DioVionne's Freedom Summers

DioVionne Moore knows his way around a dictionary. The ten-year-old flings open the cumbersome book. His finger traces slowly down the page in an intense search for just the right word.

DioVionne will study the meaning of words he finds in the dictionary along with words from his spelling lists and the words he hears from his Pastor Bill to write his poetry. "I write about myself and my journey. I write about how my day went and how I can make it better," he says. "I think about big words and how I can put them together in a poem."

DioVionne spends his summers reading and writing at the Freedom School he attends at Kansas City's Mt. Pleasant Missionary Baptist Church—the first Freedom School in Missouri—where he has been a scholar since he turned five.

DioVionne is one of 900 children, ages five to thirteen, enrolled in summer Freedom Schools at nine neighborhood churches located in primarily African American neighborhoods in Kansas City, Missouri, and Kansas City, Kansas. With Kauffman support, the number of Freedom Schools in the Kansas City region grew to nineteen by the year 2008. In 2012, nine Freedom Schools continued to serve local youth.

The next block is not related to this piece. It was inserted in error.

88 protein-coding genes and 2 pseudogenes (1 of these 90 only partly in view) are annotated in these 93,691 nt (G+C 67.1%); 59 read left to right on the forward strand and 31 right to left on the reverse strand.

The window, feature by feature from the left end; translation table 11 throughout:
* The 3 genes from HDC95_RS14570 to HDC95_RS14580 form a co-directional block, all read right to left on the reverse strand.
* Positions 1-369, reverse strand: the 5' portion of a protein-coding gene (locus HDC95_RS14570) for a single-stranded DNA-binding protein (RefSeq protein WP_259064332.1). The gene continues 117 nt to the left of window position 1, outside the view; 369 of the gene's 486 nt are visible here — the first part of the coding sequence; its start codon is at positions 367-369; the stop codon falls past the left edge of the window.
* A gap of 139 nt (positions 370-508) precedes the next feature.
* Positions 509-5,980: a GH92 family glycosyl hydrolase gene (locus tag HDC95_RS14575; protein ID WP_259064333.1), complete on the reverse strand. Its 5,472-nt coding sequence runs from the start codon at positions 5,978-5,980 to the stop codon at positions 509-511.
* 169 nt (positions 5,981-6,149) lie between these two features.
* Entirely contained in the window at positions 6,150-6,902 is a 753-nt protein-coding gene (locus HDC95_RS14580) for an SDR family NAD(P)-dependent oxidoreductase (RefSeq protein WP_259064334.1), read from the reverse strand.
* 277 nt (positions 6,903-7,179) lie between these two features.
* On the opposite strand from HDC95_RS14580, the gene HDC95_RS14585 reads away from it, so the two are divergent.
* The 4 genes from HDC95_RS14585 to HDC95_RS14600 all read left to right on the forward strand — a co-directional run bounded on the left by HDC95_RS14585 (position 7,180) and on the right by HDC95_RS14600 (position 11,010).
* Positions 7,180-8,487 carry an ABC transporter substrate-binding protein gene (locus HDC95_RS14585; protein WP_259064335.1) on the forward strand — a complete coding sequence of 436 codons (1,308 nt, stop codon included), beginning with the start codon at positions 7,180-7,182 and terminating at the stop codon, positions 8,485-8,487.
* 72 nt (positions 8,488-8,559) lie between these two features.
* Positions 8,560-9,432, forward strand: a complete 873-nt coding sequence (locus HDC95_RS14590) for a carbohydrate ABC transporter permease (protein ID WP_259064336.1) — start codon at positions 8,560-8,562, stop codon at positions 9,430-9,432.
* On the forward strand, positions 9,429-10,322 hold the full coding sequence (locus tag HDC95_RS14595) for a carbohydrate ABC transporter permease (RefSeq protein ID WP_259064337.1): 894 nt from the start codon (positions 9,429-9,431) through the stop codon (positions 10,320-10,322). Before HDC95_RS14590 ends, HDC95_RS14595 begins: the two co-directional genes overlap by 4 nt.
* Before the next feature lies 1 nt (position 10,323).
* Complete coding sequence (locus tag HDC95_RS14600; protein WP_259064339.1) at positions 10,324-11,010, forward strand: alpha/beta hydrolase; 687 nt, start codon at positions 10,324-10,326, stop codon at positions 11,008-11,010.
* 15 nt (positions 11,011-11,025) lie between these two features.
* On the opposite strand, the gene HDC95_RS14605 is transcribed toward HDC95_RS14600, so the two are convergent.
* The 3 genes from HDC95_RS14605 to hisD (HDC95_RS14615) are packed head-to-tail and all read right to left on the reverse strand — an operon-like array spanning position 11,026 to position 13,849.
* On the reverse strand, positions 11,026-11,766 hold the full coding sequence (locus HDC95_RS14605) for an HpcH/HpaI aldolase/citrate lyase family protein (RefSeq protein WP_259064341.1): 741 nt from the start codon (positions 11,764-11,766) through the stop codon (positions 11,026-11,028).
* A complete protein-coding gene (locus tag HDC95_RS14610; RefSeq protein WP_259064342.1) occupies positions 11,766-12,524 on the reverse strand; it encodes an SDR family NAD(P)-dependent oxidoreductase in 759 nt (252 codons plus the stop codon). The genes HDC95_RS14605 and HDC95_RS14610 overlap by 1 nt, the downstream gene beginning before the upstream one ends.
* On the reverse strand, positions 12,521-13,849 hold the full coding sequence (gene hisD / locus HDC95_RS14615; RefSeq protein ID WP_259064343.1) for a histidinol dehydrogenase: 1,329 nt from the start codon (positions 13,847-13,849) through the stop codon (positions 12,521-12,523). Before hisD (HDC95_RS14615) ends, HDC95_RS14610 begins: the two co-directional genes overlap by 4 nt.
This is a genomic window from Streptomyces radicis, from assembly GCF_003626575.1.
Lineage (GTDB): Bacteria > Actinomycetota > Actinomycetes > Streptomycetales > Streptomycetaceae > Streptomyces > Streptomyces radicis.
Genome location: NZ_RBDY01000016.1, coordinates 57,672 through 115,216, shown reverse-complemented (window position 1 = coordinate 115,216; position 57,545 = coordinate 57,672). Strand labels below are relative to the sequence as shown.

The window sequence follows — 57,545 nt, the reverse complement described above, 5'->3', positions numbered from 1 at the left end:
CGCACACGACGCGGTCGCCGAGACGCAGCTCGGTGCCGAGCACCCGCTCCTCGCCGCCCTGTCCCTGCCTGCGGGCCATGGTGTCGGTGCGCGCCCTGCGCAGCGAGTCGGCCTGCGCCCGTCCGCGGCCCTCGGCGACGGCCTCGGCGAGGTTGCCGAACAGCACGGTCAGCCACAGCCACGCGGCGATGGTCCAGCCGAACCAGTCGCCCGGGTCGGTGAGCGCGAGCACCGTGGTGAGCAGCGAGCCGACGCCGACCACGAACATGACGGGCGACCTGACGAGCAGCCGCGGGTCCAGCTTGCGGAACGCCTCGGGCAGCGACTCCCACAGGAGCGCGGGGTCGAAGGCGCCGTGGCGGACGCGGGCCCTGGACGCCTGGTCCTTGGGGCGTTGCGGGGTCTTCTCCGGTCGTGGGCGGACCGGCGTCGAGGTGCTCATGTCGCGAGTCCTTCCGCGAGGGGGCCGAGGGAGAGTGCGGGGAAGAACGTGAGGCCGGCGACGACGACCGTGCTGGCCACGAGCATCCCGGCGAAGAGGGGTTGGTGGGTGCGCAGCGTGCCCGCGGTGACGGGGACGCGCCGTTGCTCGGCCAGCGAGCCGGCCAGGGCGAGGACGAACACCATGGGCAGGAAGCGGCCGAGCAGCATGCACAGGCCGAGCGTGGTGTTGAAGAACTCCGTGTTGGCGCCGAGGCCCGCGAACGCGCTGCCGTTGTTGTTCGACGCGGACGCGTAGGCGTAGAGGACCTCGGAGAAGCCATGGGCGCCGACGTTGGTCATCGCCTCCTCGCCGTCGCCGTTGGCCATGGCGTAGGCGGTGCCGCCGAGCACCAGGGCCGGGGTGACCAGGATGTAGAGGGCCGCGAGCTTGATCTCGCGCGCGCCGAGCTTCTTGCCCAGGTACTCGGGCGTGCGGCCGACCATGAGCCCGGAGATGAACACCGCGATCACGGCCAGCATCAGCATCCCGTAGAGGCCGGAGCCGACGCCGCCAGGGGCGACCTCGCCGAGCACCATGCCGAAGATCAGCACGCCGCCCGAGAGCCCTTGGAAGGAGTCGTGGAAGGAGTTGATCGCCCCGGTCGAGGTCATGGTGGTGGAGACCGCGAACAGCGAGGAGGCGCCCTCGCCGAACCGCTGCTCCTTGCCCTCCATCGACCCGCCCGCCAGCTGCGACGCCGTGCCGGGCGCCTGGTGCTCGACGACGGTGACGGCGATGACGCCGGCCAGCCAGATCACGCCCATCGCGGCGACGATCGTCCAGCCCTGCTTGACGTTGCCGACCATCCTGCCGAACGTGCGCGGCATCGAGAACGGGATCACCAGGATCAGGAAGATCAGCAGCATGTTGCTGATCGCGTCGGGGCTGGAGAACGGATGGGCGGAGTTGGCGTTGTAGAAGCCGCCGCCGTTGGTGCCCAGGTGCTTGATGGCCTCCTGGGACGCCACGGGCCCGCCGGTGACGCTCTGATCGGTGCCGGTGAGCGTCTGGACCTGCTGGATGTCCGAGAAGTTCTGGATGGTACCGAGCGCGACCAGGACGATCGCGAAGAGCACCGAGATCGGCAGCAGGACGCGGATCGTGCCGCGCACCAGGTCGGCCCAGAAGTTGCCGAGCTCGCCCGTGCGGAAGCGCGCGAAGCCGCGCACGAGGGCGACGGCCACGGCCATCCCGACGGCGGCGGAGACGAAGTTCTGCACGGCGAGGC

"We really love the Freedom School approach because it uses an intergenerational theme—college interns providing a role model for kids who desperately need role models," said Rev. Eric Williams of Calvary Temple Baptist Church in Kansas City, Missouri.

Reading is integral to the Freedom School curriculum. Students read books selected by national Freedom School coordinators to reflect diverse cultures. "We'll probably read about thirty or forty books this summer," DioVionne said. Those books take DioVionne to new worlds. "When I'm done reading a book I just close my eyes and think about it. I think about it then I feel like I'm becoming a part of the book. It's just so amazing."

"I've never seen this type of educational programming that kids jumped into so quickly," said Rev. Williams. "They'll remember it, and it will become a part of them for the rest of their lives."

"I just feel good every morning. I feel good about going to Freedom School and learning something new," DioVionne said. "I began to understand things they were talking about in Freedom School and they really touched my heart."